The agency's response to last week's brouhaha? Friday night, at about 9:30pm, they called us and said they'd "feel more comfortable" if we would ship him to a town about 1.5 hours away for the weekend, to a group home he'd stayed at before. Immediately. No, they wouldn't provide transportation. Either way. Arg.

Mom and Dad happened to be over that night and were going home, and while grossly out of their way, it wasn't as out of the way for them as it would have been for me to drive all the way there and back again, so they volunteered to drive. Bless their hearts. For the 10,000th time.

I had the happy job of telling "Jake" that he would be going, and he had about 10 minutes to get his stuff ready. I made sure he understood that this was most definitely NOT my idea or The Wife's.

I am seriously considering whether we wouldn't be better off jumping ship from our current agency and just joing the local county's stable of foster homes. The reimbursement would probably be lower and the cases wouldn't be quite so..."Interesting". But then, we'd have an easier time raising a stink when something didn't seem right, and the cases would be much less..."Interesting". Heh. "Interesting" is very much a double-edged sword.

I think there's a lot of fostering left in us, and that seems to be rare. Not many people are built to take the abuse from kids, government bureaucracies and so forth that are sometimes required of foster parents. Cops have a similar requirement...they take a lot of crap they don't deserve from people who have no right to be dealing out crap, too. I admire them. I would be a horrible cop.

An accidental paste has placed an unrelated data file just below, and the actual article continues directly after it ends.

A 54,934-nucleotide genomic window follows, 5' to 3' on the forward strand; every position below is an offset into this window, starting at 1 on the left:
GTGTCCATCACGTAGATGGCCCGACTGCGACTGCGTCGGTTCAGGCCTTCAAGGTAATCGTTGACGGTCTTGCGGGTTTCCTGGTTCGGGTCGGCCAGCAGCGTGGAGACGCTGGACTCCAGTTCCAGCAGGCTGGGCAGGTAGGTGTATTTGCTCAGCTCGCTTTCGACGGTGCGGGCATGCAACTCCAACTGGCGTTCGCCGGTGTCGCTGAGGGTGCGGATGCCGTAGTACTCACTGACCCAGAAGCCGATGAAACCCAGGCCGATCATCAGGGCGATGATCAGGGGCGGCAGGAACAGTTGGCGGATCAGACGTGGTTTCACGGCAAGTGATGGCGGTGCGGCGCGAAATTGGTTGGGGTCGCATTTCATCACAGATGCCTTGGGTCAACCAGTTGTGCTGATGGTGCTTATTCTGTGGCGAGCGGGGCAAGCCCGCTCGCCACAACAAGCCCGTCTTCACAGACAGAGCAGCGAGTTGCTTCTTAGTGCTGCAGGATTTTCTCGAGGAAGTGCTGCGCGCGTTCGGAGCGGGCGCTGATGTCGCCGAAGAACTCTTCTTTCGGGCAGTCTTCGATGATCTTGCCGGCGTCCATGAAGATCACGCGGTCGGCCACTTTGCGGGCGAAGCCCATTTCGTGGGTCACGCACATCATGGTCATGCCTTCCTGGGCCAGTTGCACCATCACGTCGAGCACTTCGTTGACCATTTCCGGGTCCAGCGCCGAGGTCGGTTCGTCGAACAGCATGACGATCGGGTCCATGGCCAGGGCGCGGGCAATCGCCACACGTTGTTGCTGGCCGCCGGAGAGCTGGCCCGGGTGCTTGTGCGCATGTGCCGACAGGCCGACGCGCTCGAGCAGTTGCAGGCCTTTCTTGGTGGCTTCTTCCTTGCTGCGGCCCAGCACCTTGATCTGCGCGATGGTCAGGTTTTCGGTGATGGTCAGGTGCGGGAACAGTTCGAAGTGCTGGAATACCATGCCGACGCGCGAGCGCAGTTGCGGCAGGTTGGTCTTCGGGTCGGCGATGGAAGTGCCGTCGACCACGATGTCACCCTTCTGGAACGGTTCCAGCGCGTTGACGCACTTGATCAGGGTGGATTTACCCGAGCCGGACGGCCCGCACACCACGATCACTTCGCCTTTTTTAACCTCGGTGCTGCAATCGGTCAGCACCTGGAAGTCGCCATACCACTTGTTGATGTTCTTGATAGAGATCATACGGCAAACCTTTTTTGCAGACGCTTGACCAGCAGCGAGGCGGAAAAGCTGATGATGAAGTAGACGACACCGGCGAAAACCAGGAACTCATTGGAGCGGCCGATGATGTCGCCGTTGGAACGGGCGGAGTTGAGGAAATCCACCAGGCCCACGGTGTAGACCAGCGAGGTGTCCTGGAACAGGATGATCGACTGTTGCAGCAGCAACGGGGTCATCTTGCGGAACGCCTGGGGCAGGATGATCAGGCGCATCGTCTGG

But we may need to make a change at some point. For now, I think The Wife is leaning toward trying to work this through, and she's probably right. She usually is, and I'm usually too eager to jump ship on things, so I'll follow her lead on this for now. But there IS a limit on what we can really accept, too.

And then there's "Jake". That poor kid has really been a stellar performer since he came here. By far the easiest kid to live with that we've had in most ways. I think we may have started to build some trust with him. He's got nobody else in the world except a sister that we haven't heard from since he's been here. He contributes as a family member, and loves the pets and Amanda. We've set up a nice little suite for him downstairs where he has better access to the 50" TV than we do. He cleans the basement without being asked, and does most other chores with only one asking. He pitches in on special home improvement projects, he cooks dinner once a week or so, he has an ironic sense of humor I love, and he is comfortable enough to give me an unending stream of guff about the state of my 1996 tracker that, shall we say, has seen better times, particularly since it was totaled hitting a deer and was resurrected to play the role of "old beater" for the rest of its days.